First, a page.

Background: Even without atherosclerosis, diabetes increases the risk of death from coronary heart disease and heart failure. Myocardial perfusion dysfunction may occur in the early stage of diabetic cardiomyopathy, but its examination method is relatively complex. It is very important to carry out targeted cardiac screening to find the factors related to diabetic myocardial perfusion in the early stage.
Methods: We enrolled 77 patients with diabetes and 30 controls, performed anthropometric and laboratory tests such as blood glucose and lipids, and calculated Framingham Cardiovascular Disease 10-year-risk Score (FRS). All participants underwent cardiac magnetic resonance examinations and recorded their cardiac structure, functional indicators (such as ejection fraction (EF), end-diastolic volume (EDV), end-systolic volume (ESV), stroke volume(SV), peak filling rate (PFR),myocardial perfusion index (maximum upslope (Slope), half time to maximum signal intensity (Time50Max (s)), time to maximum signal intensity (TimeMax (s)), the maximum signal intensity (MaxSI),, basic signal intensity (Baseline),the ratio of MaxSI and Baseline ((MaxSI (BL) %), the difference value between MaxSI and Baseline (MaxSI (BL))).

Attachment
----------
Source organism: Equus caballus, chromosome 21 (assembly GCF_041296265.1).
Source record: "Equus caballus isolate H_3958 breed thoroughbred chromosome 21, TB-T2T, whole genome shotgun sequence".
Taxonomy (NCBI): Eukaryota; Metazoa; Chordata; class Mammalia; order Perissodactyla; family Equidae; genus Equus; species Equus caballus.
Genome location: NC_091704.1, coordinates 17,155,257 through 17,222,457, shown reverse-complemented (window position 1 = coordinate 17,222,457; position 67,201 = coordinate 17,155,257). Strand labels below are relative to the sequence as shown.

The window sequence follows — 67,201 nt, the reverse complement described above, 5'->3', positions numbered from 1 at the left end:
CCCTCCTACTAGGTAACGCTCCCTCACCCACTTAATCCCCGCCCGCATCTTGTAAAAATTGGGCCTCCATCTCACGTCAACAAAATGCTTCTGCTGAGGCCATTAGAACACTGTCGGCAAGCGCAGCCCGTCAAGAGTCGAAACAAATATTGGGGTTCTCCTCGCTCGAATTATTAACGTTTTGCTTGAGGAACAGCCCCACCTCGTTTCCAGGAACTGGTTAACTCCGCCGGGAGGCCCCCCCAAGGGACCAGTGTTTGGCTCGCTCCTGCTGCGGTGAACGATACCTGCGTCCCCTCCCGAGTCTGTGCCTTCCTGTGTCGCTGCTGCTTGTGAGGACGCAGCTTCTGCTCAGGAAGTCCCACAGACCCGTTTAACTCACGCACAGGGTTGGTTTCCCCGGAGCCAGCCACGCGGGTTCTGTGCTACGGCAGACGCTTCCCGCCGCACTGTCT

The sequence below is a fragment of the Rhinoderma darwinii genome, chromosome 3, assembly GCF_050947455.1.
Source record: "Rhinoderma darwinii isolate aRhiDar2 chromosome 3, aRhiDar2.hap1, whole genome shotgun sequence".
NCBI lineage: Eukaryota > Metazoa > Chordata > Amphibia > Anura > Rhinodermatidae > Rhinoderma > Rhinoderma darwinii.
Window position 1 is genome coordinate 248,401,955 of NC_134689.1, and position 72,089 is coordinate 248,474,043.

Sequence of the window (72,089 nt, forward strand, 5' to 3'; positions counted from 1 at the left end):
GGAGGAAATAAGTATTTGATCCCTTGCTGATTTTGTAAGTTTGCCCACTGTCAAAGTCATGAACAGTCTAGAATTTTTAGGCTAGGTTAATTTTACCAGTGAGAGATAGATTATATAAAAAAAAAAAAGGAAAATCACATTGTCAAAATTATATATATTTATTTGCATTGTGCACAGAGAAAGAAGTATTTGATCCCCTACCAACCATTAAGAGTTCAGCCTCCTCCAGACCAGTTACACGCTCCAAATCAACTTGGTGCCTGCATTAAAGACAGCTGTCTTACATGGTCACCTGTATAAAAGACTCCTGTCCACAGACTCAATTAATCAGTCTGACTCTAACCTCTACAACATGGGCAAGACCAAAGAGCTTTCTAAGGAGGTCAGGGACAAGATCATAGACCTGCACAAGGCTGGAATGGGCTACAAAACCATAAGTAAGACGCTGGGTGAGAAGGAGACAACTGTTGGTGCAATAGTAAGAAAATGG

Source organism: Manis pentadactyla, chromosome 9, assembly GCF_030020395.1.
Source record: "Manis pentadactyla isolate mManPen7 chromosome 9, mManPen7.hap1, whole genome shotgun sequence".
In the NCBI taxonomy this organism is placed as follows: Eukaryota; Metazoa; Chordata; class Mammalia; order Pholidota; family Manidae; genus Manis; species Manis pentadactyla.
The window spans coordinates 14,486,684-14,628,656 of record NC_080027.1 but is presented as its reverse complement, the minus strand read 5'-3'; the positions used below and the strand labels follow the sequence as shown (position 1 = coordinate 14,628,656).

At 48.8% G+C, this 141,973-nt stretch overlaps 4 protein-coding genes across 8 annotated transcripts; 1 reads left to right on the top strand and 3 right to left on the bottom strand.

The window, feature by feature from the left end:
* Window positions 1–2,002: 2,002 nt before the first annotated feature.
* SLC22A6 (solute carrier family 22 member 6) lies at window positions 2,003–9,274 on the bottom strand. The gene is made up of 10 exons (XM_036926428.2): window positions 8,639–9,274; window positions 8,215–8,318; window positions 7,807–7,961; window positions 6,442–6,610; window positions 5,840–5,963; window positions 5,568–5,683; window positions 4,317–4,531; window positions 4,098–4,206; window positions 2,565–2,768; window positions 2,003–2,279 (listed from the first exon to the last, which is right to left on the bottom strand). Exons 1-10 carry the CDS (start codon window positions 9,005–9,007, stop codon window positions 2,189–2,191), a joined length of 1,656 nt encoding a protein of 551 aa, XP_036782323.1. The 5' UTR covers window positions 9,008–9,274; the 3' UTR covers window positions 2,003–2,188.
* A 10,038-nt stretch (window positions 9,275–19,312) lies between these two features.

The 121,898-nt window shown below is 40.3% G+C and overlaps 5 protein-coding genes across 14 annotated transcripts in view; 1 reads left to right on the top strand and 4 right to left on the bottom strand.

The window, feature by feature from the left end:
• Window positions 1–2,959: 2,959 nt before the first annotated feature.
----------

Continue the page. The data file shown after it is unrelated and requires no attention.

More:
Results: Compared with normal group, no cardiovascular symptoms of left ventricular and right ventricular systolic function in patients with diabetes and end-diastolic and end systolic volume had no obvious difference, left ventricular PFR is lower than normal (279.65 + 57.62 vs. 322.57 + / - 78.29, p = 0.02), in the subgroup analysis we found that the FRS high-risk groups, ventricular septal thickening tend to, and Slope, MaxSI, MaxSI BL (%), MaxSI (BL) were significantly lower than the high risk group, Time50Max and TimeMax were significantly longer than the non-high-risk group, and FRS was negatively correlated with Slope, MaxSI(%BL) and positively correlated with TimeMax(s) and Time50Max(s), with statistical significance.
Conclusion: Systolic function remains and diastolic function decreases in asymptomatic diabetic patients. Moreover, the patients with high risk of FRS had significant decreased perfusion function, and the quantitative indexes of perfusion function were closely related to FRS. It is of great value to pay attention to the changes of FRS score for early screening and diagnosis of diabetic heart disease.